Teachers see the benefits of 4K programs
"I can tell you which of my children are in day cares or any other kind of program …" said Lou Havlik, principal at Levi Leonard Elementary School in Evansville.
Those students know, for example, how to put on their coats by themselves.
"They have learned those self-help skills," Havlik said.
About 10 Evansville kindergarten and early-childhood teachers and administrators met recently with a few school board members to discuss what impact 4-year-old kindergarten would have in Evansville.
The school district is considering starting a program.
The overwhelming message was that 4K provides a structured environment where kids learn social and independence skills. Those skills make them better prepared for academic learning in 5-year-old kindergarten, they said.
Now, 5K teachers spend time teaching many kids how to listen to a story, wash their hands and sit at the table for a snack. Parents with only one child at home might take for granted the little time it takes to teach routine activities, but the time adds up when teachers have to teach those activities to a classroom of unprepared students, they said.
"The 4Ks are doing what kindergarten 20 years ago did," Havlik said. "So we're at a different point academically than we've ever been before in American education."
Several teachers noted changes in society, particularly family dynamics, prompting a greater need for 4K.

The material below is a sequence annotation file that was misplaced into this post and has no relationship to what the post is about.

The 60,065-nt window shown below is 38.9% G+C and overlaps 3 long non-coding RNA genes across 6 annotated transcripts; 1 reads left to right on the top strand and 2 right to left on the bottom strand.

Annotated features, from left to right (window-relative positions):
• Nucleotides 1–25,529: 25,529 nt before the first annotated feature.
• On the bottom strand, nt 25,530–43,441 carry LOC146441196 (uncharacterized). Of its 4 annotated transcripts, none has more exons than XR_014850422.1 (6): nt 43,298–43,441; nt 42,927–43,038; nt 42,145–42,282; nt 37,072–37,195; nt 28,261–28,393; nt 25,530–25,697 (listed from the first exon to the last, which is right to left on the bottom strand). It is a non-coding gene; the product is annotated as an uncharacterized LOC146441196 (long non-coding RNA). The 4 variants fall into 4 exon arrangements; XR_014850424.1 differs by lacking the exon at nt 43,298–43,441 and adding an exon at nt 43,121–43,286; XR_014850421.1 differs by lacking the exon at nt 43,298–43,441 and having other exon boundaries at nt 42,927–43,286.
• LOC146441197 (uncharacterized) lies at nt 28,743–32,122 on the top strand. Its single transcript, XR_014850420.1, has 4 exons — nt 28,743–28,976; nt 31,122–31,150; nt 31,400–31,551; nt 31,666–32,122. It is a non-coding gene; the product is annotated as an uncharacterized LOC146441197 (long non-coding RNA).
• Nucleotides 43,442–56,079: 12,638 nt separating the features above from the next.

It's not that some parents aren't doing as much as they should, one teacher said, but families don't have the social networks available years ago. Parents are having fewer kids, and extended family members are working.
Julie Creek-Hessler has taught for 22 years in Evansville and now teaches kindergarten and first grade. She's noticed social opportunities for students changing through the years, she said.
When she started, a lot of stay-at-home moms provided play dates and peer groups for kids to interact.
"Now, I see parents arrange their schedules because they can't afford the day care—one works at night, one during the day," she said. "These children aren't getting that socializing."
Parents are overwhelmed, she said.
"I know they are struggling. Those self-help skills (for kids) … come last when you're struggling to make ends meet," she said.
Teachers agreed that disadvantaged students benefit the most from 4K, but at least one teacher pointed out that her own son needed the structure.
"Because I'm Mom, they're not necessarily going to perform for me the way they are for a teacher," the teacher said.
A 4K program provides standard expectations, they said.
Early-childhood teachers who visit day cares see different expectations for free play, but in kindergarten the students must be taught what is expected in kindergarten.
The teacher said they don't know if children who attend preschool or 4K get a lasting academic boost, but they do see the extra effort other kids need to make to keep up.
"I think they're always trying to strive to get (there)," Creek-Hessler said. "They're working so much harder to get to the level of their peers. They may level out, but they had to work so hard to get there."
Those unprepared for kindergarten end up in small groups to focus on basic skills.
Teachers admitted it takes more time to help students who are unprepared for kindergarten, but more important, they said, is the danger that a child's long-term attitude toward school could be tainted by the stress of always trying to catch up to peers.